Magazine article Sunset

Across the Wide Missouri

Magazine article Sunset

Across the Wide Missouri

Article excerpt

Five years ago, I drove north from Yellowstone into Montana, where I chanced upon a small historical marker. I turned down the road and came upon the headwaters of the Missouri River, the confluence of three rivers Meriwether Lewis and William Clark discovered on their journey into the unknown West. It's such an unassuming spot, with small streams meandering about a flat, grasscovered meadow, it's hard to imagine that something significant happened here nearly 200 years ago.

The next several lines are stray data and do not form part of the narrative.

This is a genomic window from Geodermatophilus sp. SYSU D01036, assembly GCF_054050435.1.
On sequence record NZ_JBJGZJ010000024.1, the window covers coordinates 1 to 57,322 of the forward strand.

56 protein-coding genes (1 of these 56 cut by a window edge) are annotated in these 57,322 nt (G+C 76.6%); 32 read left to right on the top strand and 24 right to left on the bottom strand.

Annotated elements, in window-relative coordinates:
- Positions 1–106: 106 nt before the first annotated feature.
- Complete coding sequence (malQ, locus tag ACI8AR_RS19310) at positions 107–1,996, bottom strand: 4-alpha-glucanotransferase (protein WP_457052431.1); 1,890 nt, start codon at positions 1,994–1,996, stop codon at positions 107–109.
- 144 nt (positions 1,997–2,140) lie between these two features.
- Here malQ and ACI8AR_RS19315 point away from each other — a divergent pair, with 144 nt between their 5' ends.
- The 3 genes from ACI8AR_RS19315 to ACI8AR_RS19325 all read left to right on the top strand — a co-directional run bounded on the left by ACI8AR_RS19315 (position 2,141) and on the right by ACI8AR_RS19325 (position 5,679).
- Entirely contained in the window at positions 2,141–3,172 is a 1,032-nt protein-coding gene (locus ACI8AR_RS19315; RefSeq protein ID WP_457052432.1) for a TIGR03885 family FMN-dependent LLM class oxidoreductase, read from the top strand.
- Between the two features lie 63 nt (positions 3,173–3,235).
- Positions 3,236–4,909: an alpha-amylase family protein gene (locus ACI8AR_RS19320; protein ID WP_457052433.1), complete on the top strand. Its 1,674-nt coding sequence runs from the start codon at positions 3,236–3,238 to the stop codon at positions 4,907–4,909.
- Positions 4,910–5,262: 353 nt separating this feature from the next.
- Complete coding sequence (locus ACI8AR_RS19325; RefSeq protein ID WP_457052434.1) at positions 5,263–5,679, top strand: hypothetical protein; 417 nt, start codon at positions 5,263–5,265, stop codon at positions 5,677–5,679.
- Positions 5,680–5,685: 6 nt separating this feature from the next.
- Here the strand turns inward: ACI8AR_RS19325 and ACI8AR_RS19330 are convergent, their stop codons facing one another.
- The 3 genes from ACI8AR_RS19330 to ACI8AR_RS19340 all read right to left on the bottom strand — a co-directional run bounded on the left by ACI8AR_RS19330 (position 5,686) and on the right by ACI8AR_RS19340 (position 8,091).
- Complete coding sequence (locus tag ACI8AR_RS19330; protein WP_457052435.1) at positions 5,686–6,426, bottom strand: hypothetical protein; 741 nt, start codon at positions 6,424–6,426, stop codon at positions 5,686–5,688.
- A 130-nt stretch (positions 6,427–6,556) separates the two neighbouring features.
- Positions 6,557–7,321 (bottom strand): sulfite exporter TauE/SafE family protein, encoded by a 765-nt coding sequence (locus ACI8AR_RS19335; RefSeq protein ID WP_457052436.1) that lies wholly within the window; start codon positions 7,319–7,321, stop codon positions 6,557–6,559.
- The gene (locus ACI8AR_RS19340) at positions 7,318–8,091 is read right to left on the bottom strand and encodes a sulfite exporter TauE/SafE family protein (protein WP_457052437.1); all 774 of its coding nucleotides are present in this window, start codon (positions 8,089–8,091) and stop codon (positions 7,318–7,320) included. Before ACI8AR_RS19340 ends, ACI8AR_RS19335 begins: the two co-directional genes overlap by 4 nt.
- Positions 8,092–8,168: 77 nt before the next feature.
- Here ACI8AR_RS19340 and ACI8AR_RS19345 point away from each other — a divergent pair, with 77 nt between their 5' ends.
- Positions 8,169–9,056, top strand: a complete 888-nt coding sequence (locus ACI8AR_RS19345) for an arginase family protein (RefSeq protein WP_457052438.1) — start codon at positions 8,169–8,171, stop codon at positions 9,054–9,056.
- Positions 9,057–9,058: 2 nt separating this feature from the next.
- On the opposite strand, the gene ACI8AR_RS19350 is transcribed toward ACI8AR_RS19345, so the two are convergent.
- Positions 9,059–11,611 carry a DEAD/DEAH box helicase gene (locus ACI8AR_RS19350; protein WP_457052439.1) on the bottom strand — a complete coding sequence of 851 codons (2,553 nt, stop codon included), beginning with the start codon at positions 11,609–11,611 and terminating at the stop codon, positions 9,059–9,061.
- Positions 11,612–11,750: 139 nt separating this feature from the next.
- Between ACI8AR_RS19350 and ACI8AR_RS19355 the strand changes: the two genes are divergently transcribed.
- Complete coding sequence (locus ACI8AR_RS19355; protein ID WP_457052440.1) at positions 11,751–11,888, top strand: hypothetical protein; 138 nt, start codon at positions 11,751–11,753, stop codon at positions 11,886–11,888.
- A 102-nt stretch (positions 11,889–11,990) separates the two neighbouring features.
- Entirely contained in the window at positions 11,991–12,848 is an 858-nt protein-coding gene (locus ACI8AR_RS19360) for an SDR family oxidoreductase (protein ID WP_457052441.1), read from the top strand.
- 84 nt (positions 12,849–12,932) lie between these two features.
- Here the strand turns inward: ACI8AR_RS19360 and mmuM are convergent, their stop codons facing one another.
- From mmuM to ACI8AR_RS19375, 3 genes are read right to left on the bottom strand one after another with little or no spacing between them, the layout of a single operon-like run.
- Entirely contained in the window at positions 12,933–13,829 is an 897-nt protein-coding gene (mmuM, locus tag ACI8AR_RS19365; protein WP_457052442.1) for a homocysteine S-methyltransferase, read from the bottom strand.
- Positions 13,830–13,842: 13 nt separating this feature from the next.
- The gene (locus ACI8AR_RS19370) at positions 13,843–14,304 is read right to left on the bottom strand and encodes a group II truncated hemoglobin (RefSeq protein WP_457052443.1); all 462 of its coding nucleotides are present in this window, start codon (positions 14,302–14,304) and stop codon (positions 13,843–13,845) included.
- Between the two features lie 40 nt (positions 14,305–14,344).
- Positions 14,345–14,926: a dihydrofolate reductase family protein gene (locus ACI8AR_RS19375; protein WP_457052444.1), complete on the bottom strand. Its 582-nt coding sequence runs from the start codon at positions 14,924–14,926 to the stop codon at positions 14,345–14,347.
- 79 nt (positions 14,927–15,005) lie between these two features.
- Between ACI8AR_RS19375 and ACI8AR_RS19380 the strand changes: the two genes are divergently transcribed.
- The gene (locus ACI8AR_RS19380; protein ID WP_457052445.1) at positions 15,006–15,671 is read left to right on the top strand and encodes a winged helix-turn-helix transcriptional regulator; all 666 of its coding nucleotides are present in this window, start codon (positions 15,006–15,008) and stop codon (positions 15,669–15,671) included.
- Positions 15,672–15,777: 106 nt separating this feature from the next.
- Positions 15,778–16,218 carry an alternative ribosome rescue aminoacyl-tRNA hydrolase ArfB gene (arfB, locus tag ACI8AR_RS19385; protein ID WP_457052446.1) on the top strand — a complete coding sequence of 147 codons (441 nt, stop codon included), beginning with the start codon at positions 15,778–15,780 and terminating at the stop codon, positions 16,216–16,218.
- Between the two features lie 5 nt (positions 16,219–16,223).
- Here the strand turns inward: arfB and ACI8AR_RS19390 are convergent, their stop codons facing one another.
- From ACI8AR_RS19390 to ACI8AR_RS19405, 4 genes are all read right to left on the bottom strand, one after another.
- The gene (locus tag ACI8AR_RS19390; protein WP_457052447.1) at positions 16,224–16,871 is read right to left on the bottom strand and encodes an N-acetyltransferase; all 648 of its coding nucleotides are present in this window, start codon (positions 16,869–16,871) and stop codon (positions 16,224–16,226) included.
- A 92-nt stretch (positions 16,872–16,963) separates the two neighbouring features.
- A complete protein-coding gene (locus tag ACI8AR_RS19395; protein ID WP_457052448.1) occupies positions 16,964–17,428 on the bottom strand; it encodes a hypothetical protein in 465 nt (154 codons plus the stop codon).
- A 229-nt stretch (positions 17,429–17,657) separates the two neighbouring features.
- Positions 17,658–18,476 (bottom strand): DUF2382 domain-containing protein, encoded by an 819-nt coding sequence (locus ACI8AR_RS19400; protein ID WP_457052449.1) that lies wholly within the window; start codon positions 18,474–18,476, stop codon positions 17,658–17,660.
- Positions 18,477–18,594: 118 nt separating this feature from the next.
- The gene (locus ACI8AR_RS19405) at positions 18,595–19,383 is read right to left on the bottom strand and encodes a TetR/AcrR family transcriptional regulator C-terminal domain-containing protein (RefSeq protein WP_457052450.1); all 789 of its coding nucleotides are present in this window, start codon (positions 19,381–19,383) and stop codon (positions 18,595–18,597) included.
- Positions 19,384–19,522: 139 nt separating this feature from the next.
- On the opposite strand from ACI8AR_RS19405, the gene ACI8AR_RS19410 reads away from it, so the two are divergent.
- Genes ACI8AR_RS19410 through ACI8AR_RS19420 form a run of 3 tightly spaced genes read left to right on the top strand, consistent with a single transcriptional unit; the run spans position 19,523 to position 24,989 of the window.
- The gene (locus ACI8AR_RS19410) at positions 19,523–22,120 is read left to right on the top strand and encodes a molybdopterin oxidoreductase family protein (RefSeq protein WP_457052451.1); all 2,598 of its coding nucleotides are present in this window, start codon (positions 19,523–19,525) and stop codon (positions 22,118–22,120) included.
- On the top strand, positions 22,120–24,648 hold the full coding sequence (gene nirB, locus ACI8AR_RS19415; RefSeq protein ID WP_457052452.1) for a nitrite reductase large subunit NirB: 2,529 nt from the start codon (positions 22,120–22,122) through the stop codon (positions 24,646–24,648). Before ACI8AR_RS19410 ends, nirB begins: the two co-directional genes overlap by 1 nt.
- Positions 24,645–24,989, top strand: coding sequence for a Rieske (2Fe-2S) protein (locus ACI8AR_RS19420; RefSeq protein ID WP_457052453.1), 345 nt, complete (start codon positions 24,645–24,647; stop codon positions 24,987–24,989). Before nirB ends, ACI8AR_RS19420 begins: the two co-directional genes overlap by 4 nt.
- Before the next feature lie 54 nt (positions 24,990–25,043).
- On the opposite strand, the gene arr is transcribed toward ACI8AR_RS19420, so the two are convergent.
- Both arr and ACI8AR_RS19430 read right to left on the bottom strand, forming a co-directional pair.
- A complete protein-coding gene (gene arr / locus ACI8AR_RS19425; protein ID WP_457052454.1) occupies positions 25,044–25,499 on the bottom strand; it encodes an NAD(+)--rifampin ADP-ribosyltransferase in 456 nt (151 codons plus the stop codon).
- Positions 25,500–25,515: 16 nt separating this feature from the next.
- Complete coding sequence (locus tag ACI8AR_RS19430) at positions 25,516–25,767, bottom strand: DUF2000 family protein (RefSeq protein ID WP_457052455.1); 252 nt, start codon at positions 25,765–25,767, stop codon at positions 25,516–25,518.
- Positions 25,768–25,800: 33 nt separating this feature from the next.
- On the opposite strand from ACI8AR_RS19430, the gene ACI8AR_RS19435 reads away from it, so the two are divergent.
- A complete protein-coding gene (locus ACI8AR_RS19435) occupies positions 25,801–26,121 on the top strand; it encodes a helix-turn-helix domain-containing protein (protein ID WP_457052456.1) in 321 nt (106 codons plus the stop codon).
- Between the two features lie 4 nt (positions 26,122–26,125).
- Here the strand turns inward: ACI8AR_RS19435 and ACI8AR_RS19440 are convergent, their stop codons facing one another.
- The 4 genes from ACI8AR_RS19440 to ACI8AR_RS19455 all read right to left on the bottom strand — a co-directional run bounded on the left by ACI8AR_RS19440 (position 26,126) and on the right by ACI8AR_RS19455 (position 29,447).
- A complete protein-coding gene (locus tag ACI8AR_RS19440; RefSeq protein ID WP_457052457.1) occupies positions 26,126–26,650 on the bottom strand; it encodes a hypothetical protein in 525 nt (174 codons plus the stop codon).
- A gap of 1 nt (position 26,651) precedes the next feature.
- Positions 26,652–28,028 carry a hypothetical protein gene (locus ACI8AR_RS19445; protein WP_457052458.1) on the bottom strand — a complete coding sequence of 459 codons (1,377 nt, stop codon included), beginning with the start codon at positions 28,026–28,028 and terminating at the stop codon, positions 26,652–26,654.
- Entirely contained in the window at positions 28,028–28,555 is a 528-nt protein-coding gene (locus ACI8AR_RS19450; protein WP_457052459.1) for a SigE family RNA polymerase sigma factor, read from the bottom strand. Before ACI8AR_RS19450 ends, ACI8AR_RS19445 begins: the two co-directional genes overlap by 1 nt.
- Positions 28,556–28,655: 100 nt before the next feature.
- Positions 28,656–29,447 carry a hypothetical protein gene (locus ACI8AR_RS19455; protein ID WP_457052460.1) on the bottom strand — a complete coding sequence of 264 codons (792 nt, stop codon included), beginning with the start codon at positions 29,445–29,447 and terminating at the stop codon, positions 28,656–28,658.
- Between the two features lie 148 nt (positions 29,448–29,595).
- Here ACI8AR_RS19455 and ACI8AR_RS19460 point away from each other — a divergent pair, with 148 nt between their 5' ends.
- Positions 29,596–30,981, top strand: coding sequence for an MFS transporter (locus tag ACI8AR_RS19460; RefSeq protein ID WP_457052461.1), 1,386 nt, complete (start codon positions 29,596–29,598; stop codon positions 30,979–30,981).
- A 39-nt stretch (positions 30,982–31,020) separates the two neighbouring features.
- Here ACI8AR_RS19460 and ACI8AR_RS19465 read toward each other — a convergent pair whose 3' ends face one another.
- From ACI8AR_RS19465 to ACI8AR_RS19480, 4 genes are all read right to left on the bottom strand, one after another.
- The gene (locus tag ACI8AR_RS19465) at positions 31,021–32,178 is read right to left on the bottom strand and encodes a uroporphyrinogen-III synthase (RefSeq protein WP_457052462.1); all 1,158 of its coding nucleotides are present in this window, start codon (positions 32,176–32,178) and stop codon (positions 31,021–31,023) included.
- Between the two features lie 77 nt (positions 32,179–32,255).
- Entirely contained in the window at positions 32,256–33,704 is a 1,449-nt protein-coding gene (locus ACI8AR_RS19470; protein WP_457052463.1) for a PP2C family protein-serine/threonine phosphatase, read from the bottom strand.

We who call the West home don't think very often about the fact that if it hadn't been for the foresight of Thomas Jefferson and the courage of the two explorers, we might be speaking French, or Spanish, or English with a British accent. And most likely, we wouldn't be living here at all.

In 1803, Jefferson, fired by a vision of the country stretching from shore to shore, asked Lewis and Clark to find a water passage to the West Coast to facilitate settlement by pioneers.

The journey was risky because nobody had reliable maps of the territory, and other nations were exploring and making claims on the land. …

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